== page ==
Astr/Phys 328/428 Homework #1

1. Volume of the Universe

Step 1: Find the volume of the Universe out to a comoving distance r. Using the Robertson-Walker metric, we can define the differential volume element as


which means the volume out to a comoving distance r is given by



Solve to get an analytic expression for V(r) for k=-1,0,1.

Step 2: Find the relationship between comoving distance r (which you've calculated the volume for, but is unobservable) to redshift z (which is observable).

Start by using the R-W metric and integrating along the path of a light ray.  Do this exercise using a flat, matter dominated OmegaM=1 universe, remembering that R(t)~t2/3 in such a universe. While this cosmology is certainly not the correct one, it is a useful "benchmark" to compare to (and it is analytically tractable!). This should give you a relationship like this: r=f(R,t0). Then use the Lemaitre equation and the expression for t0 to turn it into r=f(z,H0).

Step 3: Combine the relationship in steps 1 and 2 to show that



2. Lookback Times and Age Constraints

Use either the astropy cosmology package or Ned Wright's Cosmology Calculator for this exercise.
3. The Flatness of the Universe

Starting with the Friedmann equantion for a Lambda=0 universe, show that the Hubble parameter can be written as:



Helpful hints:

Then use that to show that



Helpful Hints:

So we see that Omega varies with time. Now do the following:

4. Distant objects

Do this calculation twice. Once analytically for a OmegaM=1, OmegaL=0 universe (show your work!), and then use the astropy cosmology calculator to get the values for a OmegaM=0.3, OmegaL=0.7 universe. Compare how the values differ in the different universes.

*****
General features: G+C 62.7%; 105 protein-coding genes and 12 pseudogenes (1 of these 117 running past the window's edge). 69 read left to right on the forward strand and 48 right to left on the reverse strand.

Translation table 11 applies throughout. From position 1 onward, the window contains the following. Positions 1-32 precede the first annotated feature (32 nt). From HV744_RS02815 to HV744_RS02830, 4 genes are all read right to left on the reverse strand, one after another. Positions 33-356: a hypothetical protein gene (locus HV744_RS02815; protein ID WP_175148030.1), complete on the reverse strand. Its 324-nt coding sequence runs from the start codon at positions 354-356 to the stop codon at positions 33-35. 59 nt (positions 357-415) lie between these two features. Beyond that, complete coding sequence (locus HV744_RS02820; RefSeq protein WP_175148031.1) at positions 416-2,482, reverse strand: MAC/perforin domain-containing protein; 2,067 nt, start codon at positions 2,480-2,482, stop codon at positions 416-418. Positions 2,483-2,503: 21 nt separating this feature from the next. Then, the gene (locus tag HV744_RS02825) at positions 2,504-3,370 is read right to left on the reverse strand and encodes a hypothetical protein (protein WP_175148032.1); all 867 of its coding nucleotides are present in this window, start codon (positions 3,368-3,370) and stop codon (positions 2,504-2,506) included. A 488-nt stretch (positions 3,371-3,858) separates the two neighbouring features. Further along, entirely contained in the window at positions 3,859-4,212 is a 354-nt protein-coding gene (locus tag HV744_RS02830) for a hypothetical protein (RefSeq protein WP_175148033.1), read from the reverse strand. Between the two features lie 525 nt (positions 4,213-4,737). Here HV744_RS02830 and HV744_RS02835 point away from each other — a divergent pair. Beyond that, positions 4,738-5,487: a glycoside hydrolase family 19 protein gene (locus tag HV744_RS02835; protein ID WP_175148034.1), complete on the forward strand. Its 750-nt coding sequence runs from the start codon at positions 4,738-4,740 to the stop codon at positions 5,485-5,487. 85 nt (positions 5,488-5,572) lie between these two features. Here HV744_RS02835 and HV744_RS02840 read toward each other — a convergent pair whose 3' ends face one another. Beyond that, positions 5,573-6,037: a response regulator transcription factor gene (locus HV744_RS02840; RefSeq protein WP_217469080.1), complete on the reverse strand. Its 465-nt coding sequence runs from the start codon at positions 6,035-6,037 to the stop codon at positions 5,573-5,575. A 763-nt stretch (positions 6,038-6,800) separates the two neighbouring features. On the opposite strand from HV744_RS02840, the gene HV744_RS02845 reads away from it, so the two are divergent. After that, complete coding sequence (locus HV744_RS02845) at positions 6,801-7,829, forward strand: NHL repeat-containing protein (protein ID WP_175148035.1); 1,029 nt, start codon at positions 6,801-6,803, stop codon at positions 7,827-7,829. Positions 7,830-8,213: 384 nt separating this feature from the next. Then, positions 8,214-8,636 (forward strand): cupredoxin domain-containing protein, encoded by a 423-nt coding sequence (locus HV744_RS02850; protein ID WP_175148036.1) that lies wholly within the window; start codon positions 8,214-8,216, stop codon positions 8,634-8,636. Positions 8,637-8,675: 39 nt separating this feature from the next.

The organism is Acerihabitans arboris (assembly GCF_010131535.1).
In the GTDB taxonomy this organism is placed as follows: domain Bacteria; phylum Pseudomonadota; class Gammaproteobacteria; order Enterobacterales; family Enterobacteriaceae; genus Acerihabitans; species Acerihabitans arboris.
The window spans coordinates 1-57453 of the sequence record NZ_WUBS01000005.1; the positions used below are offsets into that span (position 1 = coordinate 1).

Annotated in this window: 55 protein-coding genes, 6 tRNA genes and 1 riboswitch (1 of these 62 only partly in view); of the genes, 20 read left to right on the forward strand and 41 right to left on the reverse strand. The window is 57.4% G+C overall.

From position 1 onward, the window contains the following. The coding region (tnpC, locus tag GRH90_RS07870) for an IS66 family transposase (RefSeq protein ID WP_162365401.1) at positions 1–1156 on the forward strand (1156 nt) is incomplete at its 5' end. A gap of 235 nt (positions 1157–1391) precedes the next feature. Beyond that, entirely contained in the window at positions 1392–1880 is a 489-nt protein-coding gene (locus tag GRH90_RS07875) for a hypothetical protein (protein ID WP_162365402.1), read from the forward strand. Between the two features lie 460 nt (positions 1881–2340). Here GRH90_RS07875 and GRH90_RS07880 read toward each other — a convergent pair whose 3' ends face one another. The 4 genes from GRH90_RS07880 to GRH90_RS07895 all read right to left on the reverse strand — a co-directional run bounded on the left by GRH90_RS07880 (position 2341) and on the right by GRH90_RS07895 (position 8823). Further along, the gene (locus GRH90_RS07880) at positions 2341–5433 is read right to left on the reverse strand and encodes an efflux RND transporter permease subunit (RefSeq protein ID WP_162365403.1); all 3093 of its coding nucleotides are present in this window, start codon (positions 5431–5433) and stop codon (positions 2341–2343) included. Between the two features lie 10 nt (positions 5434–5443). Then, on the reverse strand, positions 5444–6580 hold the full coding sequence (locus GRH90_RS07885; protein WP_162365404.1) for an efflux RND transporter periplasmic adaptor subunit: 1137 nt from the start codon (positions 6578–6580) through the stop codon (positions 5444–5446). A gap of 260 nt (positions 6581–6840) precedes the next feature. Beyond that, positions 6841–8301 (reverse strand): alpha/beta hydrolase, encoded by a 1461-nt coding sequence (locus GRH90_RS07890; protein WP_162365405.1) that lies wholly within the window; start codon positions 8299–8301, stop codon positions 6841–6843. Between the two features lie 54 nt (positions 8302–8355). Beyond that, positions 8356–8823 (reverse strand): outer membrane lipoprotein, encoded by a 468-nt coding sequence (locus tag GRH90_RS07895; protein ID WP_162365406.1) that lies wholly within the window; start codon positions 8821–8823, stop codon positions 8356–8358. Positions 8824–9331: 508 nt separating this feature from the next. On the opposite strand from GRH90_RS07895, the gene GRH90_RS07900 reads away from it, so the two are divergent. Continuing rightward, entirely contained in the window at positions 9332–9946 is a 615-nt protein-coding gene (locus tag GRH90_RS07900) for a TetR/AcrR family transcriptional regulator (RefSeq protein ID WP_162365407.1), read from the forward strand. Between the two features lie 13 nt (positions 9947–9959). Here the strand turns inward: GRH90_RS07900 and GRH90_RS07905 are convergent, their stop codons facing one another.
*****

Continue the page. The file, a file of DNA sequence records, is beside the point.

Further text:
One of the most distant radio galaxies is 8C 1435+63, at a redshift of z=4.25. Answer the following:


ASTR 428 additional items:

  1. Read the following (books on reserve in the Astronomy Library):
  2. A star cluster is made out of 106 solar-type stars, and is located 12 kpc from the Sun. It has a radius of 5 pc. Calculate the following:
  3. The giant elliptical galaxy NGC 4874 sits at the center of the Coma cluster, has an apparent V magnitude of 11.73, and a B-V color of 0.87. Its effective radius is about 32 kpc. The recession velocity of the Coma cluster is 7190 km/s. Calculate the following for NGC 4874:
  4. Using the relationship between magnitude and flux, show that for small uncertainties, the uncertainty in magnitudes is essentially the same as the relative flux error. In other words, show that sigma(mag) ~ sigma(f)/f.